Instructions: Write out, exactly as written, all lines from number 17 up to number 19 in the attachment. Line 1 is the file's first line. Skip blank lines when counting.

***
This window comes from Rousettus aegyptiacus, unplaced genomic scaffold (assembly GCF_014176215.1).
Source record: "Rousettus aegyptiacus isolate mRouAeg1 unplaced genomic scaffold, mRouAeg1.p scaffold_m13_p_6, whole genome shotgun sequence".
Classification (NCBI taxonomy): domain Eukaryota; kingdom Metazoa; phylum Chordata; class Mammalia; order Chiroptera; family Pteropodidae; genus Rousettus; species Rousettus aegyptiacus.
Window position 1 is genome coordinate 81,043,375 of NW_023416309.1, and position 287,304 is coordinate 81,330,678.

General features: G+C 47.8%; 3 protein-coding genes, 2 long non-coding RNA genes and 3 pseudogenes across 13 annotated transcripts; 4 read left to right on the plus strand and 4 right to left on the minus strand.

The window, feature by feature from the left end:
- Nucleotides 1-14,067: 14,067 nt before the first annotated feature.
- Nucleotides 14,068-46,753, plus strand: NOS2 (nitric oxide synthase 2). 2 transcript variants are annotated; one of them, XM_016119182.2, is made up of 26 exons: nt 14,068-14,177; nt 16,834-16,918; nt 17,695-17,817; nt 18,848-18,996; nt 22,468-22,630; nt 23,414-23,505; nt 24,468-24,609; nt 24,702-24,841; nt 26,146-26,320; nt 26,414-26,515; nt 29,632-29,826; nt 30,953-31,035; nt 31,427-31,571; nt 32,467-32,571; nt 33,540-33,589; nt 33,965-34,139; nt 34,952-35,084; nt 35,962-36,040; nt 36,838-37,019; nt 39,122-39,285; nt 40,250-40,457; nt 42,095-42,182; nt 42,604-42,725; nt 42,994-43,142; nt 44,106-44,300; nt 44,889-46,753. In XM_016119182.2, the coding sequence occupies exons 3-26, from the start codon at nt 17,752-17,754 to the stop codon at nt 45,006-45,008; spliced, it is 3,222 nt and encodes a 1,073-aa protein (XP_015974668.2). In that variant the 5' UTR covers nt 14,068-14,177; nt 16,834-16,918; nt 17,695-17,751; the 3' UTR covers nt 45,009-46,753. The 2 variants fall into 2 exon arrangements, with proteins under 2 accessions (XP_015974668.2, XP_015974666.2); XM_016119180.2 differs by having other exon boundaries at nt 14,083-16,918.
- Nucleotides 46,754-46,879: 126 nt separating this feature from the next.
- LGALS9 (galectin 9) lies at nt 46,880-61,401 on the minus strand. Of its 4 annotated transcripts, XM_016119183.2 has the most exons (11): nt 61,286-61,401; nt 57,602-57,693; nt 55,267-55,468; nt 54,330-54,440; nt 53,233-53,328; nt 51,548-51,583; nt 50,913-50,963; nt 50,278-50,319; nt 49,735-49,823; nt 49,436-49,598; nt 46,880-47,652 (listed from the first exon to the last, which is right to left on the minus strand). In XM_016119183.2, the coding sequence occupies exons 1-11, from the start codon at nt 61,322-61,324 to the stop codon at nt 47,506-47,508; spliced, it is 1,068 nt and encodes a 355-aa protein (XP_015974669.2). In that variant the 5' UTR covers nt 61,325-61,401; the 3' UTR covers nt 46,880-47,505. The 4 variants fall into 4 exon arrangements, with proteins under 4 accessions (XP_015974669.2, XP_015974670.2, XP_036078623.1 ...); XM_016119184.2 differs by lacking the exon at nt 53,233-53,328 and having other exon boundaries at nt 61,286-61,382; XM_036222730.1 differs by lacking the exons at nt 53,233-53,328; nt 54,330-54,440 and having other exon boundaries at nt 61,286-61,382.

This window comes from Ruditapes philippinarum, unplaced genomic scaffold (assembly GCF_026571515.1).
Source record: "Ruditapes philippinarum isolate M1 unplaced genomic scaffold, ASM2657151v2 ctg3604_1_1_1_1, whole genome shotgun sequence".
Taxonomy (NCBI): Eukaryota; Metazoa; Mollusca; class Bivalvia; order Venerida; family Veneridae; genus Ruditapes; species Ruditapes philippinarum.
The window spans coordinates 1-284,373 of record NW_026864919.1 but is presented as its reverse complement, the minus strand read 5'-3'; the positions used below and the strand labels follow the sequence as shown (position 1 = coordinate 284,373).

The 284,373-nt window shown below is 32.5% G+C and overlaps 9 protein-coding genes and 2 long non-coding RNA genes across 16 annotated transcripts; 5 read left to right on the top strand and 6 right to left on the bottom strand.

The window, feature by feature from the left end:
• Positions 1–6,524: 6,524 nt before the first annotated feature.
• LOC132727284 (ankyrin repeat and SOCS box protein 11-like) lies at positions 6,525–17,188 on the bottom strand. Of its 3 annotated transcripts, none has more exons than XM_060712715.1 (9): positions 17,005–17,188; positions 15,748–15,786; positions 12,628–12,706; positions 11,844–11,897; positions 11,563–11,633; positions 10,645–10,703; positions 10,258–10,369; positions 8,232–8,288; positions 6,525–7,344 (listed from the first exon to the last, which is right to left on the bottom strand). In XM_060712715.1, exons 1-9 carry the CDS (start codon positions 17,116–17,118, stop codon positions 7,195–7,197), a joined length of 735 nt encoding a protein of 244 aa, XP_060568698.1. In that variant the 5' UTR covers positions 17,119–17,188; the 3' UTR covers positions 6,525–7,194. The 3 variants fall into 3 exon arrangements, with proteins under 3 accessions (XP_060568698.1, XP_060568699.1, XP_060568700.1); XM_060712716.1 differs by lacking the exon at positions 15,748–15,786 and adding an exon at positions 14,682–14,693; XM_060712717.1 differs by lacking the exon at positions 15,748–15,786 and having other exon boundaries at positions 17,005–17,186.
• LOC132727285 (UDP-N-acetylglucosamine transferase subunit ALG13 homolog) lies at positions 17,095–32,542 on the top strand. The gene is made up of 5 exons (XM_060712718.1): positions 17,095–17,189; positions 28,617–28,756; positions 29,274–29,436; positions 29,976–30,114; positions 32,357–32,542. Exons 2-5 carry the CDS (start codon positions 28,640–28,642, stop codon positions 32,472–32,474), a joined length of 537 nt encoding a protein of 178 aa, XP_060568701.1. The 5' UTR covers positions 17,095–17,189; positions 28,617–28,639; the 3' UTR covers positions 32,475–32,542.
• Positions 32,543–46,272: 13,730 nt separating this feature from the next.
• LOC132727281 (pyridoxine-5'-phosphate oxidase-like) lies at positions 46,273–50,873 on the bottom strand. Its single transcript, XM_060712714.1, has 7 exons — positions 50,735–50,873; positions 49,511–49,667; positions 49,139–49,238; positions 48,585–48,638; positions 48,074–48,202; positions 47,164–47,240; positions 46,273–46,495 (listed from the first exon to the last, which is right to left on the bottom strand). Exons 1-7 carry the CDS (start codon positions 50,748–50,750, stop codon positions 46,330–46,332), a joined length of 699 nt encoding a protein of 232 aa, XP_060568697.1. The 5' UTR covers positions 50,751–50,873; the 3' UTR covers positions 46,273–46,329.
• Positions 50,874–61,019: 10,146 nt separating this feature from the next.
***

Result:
• Positions 1–6,524: 6,524 nt before the first annotated feature.
• LOC132727284 (ankyrin repeat and SOCS box protein 11-like) lies at positions 6,525–17,188 on the bottom strand. Of its 3 annotated transcripts, none has more exons than XM_060712715.1 (9): positions 17,005–17,188; positions 15,748–15,786; positions 12,628–12,706; positions 11,844–11,897; positions 11,563–11,633; positions 10,645–10,703; positions 10,258–10,369; positions 8,232–8,288; positions 6,525–7,344 (listed from the first exon to the last, which is right to left on the bottom strand). In XM_060712715.1, exons 1-9 carry the CDS (start codon positions 17,116–17,118, stop codon positions 7,195–7,197), a joined length of 735 nt encoding a protein of 244 aa, XP_060568698.1. In that variant the 5' UTR covers positions 17,119–17,188; the 3' UTR covers positions 6,525–7,194. The 3 variants fall into 3 exon arrangements, with proteins under 3 accessions (XP_060568698.1, XP_060568699.1, XP_060568700.1); XM_060712716.1 differs by lacking the exon at positions 15,748–15,786 and adding an exon at positions 14,682–14,693; XM_060712717.1 differs by lacking the exon at positions 15,748–15,786 and having other exon boundaries at positions 17,005–17,186.
• LOC132727285 (UDP-N-acetylglucosamine transferase subunit ALG13 homolog) lies at positions 17,095–32,542 on the top strand. The gene is made up of 5 exons (XM_060712718.1): positions 17,095–17,189; positions 28,617–28,756; positions 29,274–29,436; positions 29,976–30,114; positions 32,357–32,542. Exons 2-5 carry the CDS (start codon positions 28,640–28,642, stop codon positions 32,472–32,474), a joined length of 537 nt encoding a protein of 178 aa, XP_060568701.1. The 5' UTR covers positions 17,095–17,189; positions 28,617–28,639; the 3' UTR covers positions 32,475–32,542.